Look for the leap

Wednesday, 7 August 2013 00:00 -     - {{hitsCtrl.values.hits}}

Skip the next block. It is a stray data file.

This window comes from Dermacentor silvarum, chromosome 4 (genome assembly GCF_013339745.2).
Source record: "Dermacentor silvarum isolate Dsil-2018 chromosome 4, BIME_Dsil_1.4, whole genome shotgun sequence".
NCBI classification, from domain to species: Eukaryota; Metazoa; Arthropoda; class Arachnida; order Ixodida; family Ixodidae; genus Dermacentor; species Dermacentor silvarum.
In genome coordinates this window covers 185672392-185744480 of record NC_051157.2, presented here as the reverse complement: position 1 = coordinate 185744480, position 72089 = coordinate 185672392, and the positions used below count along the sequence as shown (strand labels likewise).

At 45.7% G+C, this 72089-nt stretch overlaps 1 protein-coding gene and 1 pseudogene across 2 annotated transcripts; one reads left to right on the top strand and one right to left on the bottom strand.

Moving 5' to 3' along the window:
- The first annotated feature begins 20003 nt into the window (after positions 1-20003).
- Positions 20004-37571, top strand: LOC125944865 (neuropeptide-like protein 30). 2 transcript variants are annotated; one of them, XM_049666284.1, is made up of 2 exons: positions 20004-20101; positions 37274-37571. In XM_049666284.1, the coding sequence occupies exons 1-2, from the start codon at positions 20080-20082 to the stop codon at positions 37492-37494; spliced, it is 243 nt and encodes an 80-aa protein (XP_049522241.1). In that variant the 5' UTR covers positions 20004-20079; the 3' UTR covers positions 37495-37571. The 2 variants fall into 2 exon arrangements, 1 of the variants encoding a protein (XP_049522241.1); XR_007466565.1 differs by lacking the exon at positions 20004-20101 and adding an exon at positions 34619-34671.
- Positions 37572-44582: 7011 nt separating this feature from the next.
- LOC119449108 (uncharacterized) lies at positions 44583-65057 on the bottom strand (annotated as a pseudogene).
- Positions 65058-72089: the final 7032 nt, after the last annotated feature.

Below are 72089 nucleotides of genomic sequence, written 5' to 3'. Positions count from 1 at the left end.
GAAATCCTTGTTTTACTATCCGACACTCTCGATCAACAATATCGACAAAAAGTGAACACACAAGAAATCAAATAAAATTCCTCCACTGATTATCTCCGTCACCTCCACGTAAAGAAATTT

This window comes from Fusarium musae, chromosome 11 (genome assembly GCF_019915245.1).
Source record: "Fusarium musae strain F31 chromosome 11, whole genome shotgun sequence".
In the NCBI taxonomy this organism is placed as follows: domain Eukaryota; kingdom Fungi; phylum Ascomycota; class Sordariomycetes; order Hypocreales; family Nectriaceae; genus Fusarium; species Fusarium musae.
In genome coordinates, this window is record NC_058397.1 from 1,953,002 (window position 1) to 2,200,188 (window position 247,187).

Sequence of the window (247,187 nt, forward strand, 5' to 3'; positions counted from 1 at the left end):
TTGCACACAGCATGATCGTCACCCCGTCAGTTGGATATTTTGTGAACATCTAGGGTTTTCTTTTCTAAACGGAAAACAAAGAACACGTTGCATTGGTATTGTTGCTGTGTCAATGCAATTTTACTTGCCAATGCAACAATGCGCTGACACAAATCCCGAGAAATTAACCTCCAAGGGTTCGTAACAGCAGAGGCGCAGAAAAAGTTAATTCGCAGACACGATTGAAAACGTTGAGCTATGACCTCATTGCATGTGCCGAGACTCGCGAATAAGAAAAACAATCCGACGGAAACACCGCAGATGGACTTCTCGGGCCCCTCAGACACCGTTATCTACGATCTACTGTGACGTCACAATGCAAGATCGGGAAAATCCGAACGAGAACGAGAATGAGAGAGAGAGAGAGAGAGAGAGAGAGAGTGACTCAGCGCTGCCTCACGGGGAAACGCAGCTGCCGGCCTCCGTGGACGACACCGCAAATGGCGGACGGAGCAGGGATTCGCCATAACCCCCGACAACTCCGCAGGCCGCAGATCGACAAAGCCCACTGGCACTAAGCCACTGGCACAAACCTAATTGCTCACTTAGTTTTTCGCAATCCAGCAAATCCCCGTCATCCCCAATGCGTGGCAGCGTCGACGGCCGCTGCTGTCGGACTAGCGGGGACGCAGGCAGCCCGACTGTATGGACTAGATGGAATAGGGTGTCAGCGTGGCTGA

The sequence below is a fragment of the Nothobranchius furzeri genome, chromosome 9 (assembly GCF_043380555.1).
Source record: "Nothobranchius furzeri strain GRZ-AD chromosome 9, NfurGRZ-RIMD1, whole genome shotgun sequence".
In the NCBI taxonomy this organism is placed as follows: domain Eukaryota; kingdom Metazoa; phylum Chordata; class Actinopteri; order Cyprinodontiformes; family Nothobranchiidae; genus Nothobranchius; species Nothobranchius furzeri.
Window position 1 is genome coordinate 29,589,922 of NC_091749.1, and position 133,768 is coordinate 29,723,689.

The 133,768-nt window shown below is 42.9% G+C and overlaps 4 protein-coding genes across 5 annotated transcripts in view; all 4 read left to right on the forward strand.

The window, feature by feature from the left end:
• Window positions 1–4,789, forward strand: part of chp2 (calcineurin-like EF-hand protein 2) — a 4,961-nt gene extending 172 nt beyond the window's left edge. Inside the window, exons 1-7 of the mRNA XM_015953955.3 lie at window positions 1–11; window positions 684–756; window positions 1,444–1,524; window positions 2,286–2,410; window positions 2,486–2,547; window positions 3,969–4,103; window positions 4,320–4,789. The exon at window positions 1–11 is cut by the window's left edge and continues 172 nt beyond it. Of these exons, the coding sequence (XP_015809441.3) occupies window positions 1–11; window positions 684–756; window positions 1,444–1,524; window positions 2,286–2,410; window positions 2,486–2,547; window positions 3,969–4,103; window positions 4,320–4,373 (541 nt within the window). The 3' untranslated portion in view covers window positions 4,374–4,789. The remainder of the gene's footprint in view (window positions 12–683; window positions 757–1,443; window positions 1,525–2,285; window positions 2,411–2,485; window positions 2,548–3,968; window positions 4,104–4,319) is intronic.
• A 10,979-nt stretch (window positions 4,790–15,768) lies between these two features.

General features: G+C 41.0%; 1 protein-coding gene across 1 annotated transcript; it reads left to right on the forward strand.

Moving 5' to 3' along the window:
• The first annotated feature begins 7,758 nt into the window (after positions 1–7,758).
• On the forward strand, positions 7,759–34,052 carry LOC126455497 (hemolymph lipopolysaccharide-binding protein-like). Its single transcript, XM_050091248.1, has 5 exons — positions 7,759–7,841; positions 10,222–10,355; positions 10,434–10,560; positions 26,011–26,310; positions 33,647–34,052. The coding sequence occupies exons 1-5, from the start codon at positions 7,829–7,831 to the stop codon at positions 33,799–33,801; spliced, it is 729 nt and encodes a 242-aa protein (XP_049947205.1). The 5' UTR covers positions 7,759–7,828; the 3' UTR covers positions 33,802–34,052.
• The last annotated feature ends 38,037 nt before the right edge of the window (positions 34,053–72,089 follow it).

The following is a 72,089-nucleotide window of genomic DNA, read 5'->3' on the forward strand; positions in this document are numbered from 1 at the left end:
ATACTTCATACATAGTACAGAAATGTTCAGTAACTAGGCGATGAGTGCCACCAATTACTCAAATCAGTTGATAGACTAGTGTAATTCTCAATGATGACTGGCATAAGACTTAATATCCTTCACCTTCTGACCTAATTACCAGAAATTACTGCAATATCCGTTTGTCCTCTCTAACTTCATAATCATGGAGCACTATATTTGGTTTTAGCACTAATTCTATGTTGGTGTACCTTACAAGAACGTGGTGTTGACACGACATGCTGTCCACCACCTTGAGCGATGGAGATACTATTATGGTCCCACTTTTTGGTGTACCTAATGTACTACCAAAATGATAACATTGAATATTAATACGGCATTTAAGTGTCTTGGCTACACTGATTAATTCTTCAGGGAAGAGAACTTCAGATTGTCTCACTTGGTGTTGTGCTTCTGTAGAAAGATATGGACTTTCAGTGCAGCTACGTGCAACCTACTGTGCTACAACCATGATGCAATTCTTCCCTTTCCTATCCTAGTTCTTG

CITIES are the engine of economic growth – and infrastructure development is the fuel for that engine. Connecting cities, especially when they are on opposite sides of the country, can be an expensive and time-consuming effort as Sri Lanka’s development of highways has shown. While connectivity can foster economic growth, there is also the need to ensure that it is done at maximum efficiency and with minimum impact on the environment. President Mahinda Rajapaksa has requested that the work on the Northern Expressway be expedited when he met with a delegation from the China Merchants Group (CMG) headed by the company President, Li Jianhong. The highway was originally targeted for completion in 2016 and will cost at least US$ 1.5 billion. While infrastructure development is proven to boost economic growth, it must be done at a sustainable level. Cabinet decided last month that the construction of the first 100 km of Northern Expressway will be awarded to two Chinese companies, China Merchant Holdings and China Merchant Huajin Investment Company. The consultancy contract was awarded in December 2012, to an Australian consultant to study the feasibility and prepare bid documents for the construction of Northern Expressway. The highway will be done under a Build-Own-Transfer (BOT) process but the exact details of the transition are yet to be comprehensively revealed to the public. However, experts, including a Daily FT columnist, have pointed out that the planning has several shortcomings with tracings for the highway not corresponding to the terrain. Areas with weak soil, for example, have not been clearly studied, while inaccurate maps have been used for others. There are also allegations that loopholes within the contract could result in the plan being changed to profit the construction company, similar to what happened with the Southern Expressway, which would be a loss to the taxpayer. There are also environmental and social concerns since large tracts of paddy fields will be taken over for the Northern Expressway. This means that massive amounts of stones and soil will have to be blasted or dug up and transported from long distances, which would affect the environment in addition to driving up costs. Paying of compensation to those who will lose property and other assets is also a cost driving issue. Last month villagers of Walpola and Batuwatta protested, interrupting the Colombo-Kandy railway line and the main road, burning tyres, shouting slogans, demanding the Northern Expressway not be planned to run through their villages, thereby disturbing the social links of the people and endangering the traditional environment. The protest dispersed only after Minister Felix Perera assured to protect the Walpola and Batuwatta villagers from the anticipated damages. This is a dangerous trend as other communities could also do the same. Analysts have pointed out that as much as 71% of the original tracing done for the Southern Expressway had to be changed. Finding a balance between development and people’s needs will be one of the toughest challenges to overcome. Parliament was told recently that since 2005 the Chinese Government has lent US$3.16 billion for 42 development projects. With costs escalating, paying back debts must also receive pragmatic attention. With much preparation left to do it would be premature to fast-track the Northern Expressway.